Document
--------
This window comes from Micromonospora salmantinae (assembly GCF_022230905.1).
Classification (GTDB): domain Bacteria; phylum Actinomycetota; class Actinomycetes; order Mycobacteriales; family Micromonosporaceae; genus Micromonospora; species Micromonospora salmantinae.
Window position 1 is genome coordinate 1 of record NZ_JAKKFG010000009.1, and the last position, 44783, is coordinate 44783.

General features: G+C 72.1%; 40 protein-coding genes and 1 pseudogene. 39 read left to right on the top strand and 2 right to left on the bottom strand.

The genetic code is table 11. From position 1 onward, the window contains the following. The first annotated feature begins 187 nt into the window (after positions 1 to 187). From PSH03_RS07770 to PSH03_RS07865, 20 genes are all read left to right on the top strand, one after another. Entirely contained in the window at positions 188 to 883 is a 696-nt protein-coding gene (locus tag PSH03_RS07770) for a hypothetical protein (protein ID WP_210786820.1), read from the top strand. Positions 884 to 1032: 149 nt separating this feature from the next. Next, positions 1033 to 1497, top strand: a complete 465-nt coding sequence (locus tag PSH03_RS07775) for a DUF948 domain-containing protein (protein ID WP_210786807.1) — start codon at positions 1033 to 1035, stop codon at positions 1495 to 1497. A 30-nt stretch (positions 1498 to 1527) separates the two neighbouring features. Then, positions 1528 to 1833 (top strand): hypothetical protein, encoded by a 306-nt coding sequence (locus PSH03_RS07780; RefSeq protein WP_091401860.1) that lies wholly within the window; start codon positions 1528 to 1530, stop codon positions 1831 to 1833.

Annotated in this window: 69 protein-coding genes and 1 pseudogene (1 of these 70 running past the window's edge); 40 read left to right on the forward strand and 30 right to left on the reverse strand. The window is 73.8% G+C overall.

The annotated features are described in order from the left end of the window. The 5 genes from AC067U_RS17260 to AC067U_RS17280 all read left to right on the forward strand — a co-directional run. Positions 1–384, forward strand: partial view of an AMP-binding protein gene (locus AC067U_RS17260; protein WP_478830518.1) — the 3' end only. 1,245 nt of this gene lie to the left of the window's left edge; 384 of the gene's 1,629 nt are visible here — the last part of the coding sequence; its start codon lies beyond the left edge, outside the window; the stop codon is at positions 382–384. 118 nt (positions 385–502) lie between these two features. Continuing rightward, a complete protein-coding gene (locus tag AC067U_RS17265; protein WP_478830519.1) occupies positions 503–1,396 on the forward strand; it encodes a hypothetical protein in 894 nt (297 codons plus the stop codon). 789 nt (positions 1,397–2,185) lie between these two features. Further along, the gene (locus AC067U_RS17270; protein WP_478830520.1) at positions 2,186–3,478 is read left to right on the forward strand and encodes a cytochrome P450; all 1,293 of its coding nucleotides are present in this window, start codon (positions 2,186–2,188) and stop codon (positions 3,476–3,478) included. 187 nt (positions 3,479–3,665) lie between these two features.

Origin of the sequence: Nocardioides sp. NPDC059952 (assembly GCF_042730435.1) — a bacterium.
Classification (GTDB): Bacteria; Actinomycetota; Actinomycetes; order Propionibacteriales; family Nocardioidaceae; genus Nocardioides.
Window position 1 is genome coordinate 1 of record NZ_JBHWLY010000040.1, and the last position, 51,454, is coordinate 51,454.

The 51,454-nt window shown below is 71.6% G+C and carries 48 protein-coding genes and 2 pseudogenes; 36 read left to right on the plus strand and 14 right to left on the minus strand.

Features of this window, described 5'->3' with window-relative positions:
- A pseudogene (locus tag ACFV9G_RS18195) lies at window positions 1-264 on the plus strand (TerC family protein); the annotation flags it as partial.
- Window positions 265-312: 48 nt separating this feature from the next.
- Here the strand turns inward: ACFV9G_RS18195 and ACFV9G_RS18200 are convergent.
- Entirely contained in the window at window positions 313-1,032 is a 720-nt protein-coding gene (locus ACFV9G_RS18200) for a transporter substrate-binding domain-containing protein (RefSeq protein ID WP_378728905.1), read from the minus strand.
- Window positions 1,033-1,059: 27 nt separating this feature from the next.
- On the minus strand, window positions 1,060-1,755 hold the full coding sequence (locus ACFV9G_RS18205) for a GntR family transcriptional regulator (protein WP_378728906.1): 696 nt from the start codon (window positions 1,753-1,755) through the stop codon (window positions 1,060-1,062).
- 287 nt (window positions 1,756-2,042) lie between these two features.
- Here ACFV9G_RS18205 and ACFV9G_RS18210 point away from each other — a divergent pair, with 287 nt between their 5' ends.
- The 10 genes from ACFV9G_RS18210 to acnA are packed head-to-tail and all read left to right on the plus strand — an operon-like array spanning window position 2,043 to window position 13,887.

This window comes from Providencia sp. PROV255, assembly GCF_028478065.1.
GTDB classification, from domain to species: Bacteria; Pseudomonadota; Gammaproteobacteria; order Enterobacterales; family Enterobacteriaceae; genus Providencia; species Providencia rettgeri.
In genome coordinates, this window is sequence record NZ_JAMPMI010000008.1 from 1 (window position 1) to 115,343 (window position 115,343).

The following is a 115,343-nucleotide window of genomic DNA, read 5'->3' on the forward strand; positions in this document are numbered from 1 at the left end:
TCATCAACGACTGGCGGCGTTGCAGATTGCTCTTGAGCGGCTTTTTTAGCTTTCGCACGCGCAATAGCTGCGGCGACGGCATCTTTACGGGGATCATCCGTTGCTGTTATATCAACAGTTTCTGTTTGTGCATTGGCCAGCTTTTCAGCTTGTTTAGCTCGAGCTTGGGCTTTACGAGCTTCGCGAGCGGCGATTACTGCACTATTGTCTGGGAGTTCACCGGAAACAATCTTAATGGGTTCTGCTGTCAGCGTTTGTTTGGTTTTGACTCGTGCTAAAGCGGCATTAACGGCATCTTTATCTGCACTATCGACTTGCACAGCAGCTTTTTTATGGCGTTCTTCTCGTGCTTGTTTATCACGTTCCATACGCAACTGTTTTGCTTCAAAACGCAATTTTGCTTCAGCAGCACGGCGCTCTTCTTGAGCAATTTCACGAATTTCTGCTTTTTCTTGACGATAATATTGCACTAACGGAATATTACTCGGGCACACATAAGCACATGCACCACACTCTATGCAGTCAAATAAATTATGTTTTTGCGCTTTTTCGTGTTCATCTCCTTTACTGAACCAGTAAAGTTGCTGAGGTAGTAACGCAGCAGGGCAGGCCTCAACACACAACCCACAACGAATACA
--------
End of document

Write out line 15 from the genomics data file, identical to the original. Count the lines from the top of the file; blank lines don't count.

- Here the strand turns inward: ACFV9G_RS18195 and ACFV9G_RS18200 are convergent.